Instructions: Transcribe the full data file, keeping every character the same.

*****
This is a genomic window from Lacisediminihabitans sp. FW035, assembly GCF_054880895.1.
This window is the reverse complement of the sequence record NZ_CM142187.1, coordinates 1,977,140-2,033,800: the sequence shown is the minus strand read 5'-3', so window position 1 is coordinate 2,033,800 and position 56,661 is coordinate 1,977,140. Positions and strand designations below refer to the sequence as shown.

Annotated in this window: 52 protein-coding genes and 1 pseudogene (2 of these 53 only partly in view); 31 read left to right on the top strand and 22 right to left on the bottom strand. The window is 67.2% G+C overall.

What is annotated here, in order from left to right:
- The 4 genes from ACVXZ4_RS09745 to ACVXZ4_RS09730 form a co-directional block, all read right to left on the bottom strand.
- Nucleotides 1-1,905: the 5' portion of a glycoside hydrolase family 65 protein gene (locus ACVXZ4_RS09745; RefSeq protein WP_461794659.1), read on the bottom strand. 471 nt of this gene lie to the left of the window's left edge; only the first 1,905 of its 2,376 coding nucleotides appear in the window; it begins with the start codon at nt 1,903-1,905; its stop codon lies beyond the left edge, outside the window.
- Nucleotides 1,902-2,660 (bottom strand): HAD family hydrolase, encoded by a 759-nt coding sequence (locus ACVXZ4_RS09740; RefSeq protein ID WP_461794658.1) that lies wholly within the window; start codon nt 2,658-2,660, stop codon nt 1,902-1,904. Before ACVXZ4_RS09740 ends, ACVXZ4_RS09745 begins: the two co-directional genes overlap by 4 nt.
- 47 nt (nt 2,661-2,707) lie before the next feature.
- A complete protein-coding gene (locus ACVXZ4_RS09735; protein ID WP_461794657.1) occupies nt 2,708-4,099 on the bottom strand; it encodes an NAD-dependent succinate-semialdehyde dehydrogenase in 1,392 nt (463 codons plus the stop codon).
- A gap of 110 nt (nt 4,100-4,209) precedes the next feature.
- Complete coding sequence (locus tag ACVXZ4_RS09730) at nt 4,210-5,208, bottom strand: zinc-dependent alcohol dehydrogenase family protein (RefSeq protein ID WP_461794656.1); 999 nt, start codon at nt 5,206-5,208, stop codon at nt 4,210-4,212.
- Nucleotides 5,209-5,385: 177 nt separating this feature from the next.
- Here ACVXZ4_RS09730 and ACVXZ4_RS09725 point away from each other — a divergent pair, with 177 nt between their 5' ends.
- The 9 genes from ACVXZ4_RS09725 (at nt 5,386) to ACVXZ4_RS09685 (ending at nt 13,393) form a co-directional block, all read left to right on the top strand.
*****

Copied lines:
This is a genomic window from Lacisediminihabitans sp. FW035, assembly GCF_054880895.1.
This window is the reverse complement of the sequence record NZ_CM142187.1, coordinates 1,977,140-2,033,800: the sequence shown is the minus strand read 5'-3', so window position 1 is coordinate 2,033,800 and position 56,661 is coordinate 1,977,140. Positions and strand designations below refer to the sequence as shown.

Annotated in this window: 52 protein-coding genes and 1 pseudogene (2 of these 53 only partly in view); 31 read left to right on the top strand and 22 right to left on the bottom strand. The window is 67.2% G+C overall.

What is annotated here, in order from left to right:
- The 4 genes from ACVXZ4_RS09745 to ACVXZ4_RS09730 form a co-directional block, all read right to left on the bottom strand.
- Nucleotides 1-1,905: the 5' portion of a glycoside hydrolase family 65 protein gene (locus ACVXZ4_RS09745; RefSeq protein WP_461794659.1), read on the bottom strand. 471 nt of this gene lie to the left of the window's left edge; only the first 1,905 of its 2,376 coding nucleotides appear in the window; it begins with the start codon at nt 1,903-1,905; its stop codon lies beyond the left edge, outside the window.
- Nucleotides 1,902-2,660 (bottom strand): HAD family hydrolase, encoded by a 759-nt coding sequence (locus ACVXZ4_RS09740; RefSeq protein ID WP_461794658.1) that lies wholly within the window; start codon nt 2,658-2,660, stop codon nt 1,902-1,904. Before ACVXZ4_RS09740 ends, ACVXZ4_RS09745 begins: the two co-directional genes overlap by 4 nt.
- 47 nt (nt 2,661-2,707) lie before the next feature.
- A complete protein-coding gene (locus ACVXZ4_RS09735; protein ID WP_461794657.1) occupies nt 2,708-4,099 on the bottom strand; it encodes an NAD-dependent succinate-semialdehyde dehydrogenase in 1,392 nt (463 codons plus the stop codon).
- A gap of 110 nt (nt 4,100-4,209) precedes the next feature.
- Complete coding sequence (locus tag ACVXZ4_RS09730) at nt 4,210-5,208, bottom strand: zinc-dependent alcohol dehydrogenase family protein (RefSeq protein ID WP_461794656.1); 999 nt, start codon at nt 5,206-5,208, stop codon at nt 4,210-4,212.
- Nucleotides 5,209-5,385: 177 nt separating this feature from the next.
- Here ACVXZ4_RS09730 and ACVXZ4_RS09725 point away from each other — a divergent pair, with 177 nt between their 5' ends.
- The 9 genes from ACVXZ4_RS09725 (at nt 5,386) to ACVXZ4_RS09685 (ending at nt 13,393) form a co-directional block, all read left to right on the top strand.